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View Diary: The clear way forward on filibuster reform: The constitutional option (105 comments)

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  •  Advice & Consent - Making it work (1+ / 0-)
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    I put this comment in another diary in December.  I am recycling it here:

    Qui Tacet Consentire

    While I agree that filibusters should require the filly or buster to stand on his or her hind legs and hold the floor, I believe Senate confirmation of presidential appointments requires a different rule.

    The Senate responsibility to advise and consent on appointments does not, in my view, give them the right to stop the process completely.  They can vote yes or no (uppordown vote), but I think if they take no action at all for some period, the nominee should be confirmed.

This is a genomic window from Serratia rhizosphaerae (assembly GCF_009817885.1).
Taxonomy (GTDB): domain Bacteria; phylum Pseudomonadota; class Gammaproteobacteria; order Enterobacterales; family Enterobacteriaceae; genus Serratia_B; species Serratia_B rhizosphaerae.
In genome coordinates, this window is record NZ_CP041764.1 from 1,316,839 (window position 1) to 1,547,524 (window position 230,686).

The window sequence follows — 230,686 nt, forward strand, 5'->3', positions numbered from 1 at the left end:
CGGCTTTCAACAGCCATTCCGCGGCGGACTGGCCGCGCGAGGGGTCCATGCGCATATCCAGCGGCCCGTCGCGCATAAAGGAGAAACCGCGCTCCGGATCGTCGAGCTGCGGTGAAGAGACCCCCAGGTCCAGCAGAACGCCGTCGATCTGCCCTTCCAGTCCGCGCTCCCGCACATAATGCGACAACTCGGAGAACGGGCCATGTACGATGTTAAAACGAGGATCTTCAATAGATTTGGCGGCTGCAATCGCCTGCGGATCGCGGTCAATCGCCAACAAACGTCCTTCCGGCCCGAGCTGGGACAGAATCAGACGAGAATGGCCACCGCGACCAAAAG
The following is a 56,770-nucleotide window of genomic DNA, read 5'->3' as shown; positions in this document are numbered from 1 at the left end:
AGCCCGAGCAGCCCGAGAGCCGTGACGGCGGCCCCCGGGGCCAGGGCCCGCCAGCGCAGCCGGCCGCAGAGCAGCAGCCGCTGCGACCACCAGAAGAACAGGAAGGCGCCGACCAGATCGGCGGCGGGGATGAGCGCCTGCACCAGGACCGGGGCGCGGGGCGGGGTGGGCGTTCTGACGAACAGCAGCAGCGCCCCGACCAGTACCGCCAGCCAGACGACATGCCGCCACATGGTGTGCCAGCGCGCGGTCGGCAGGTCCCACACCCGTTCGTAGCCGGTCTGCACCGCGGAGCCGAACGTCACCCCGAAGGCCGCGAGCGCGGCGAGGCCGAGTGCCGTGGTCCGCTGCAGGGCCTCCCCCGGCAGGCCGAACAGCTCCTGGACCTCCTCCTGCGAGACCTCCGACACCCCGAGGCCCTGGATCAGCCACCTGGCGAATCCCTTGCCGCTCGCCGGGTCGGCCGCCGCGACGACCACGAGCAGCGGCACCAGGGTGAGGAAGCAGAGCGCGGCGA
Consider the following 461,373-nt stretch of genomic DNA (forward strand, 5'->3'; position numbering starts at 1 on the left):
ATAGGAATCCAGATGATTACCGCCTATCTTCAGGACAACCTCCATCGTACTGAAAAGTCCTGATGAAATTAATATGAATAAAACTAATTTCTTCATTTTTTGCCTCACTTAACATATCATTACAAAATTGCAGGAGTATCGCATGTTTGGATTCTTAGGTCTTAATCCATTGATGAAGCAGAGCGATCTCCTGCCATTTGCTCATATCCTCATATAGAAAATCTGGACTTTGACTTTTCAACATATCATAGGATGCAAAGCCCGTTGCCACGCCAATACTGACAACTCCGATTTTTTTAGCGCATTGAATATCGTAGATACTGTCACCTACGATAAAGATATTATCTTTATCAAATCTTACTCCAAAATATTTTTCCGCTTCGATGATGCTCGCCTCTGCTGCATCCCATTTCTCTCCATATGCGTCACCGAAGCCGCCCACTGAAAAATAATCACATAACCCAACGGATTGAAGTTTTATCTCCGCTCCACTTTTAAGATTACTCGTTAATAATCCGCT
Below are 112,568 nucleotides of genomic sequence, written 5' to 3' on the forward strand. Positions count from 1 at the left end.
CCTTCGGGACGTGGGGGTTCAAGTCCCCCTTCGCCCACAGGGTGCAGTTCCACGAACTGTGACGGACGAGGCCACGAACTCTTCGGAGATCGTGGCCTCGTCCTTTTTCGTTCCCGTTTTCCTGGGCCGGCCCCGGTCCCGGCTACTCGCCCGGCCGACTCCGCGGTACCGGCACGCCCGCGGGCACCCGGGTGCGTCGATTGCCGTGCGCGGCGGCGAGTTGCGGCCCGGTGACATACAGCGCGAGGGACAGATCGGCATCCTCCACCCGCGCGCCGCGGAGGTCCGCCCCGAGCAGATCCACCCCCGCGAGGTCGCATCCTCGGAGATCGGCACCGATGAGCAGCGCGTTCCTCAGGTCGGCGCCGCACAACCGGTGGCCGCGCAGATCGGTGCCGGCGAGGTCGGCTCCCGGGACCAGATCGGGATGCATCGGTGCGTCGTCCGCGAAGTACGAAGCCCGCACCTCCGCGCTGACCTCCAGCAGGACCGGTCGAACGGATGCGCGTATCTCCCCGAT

This should work similarly to the rules for Presidential vetoes.  Provided that the Congress is in session, the President has ten working days to "return" the bill, meaning he must either sign it or veto it.  If he does neither, he is deemed to have consented.

    Article I, Section 7 of the Constitution says:

    If any Bill shall not be returned by the President within ten days (Sundays excepted) after it shall have been presented to him, the same shall be a Law, in like manner as if he had signed it, unless the Congress by their Adjournment prevent its return, in which case it shall not be a Law.

    Let the same rule apply to Presidential appointments.  The Senate should have ten working days after a nominee is presented by the President to confirm or reject the nomination, and if they do neither, that is, if they don't have the uppordown vote in that time, then the nominee should be confirmed.

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